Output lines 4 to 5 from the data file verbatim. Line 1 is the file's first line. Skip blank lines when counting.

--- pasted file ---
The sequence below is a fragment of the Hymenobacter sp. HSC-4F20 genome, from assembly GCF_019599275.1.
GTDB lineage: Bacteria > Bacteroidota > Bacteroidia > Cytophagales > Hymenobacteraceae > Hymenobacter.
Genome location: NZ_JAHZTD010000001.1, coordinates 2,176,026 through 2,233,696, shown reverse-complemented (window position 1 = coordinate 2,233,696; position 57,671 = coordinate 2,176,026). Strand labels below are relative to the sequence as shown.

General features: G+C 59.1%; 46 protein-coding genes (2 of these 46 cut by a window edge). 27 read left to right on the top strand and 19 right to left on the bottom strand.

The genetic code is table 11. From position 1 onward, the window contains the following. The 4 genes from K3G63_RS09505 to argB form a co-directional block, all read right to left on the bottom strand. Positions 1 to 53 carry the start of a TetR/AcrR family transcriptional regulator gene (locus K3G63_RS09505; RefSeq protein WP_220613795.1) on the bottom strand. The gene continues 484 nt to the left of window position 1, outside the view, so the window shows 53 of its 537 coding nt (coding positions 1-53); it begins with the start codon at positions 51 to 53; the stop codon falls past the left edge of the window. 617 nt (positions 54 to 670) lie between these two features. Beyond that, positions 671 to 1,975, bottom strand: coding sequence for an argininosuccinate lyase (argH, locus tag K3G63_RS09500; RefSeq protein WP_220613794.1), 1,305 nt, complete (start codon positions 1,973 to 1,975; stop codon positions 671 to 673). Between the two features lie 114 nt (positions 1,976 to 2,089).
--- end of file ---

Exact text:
General features: G+C 59.1%; 46 protein-coding genes (2 of these 46 cut by a window edge). 27 read left to right on the top strand and 19 right to left on the bottom strand.

The genetic code is table 11. From position 1 onward, the window contains the following. The 4 genes from K3G63_RS09505 to argB form a co-directional block, all read right to left on the bottom strand. Positions 1 to 53 carry the start of a TetR/AcrR family transcriptional regulator gene (locus K3G63_RS09505; RefSeq protein WP_220613795.1) on the bottom strand. The gene continues 484 nt to the left of window position 1, outside the view, so the window shows 53 of its 537 coding nt (coding positions 1-53); it begins with the start codon at positions 51 to 53; the stop codon falls past the left edge of the window. 617 nt (positions 54 to 670) lie between these two features. Beyond that, positions 671 to 1,975, bottom strand: coding sequence for an argininosuccinate lyase (argH, locus tag K3G63_RS09500; RefSeq protein WP_220613794.1), 1,305 nt, complete (start codon positions 1,973 to 1,975; stop codon positions 671 to 673). Between the two features lie 114 nt (positions 1,976 to 2,089).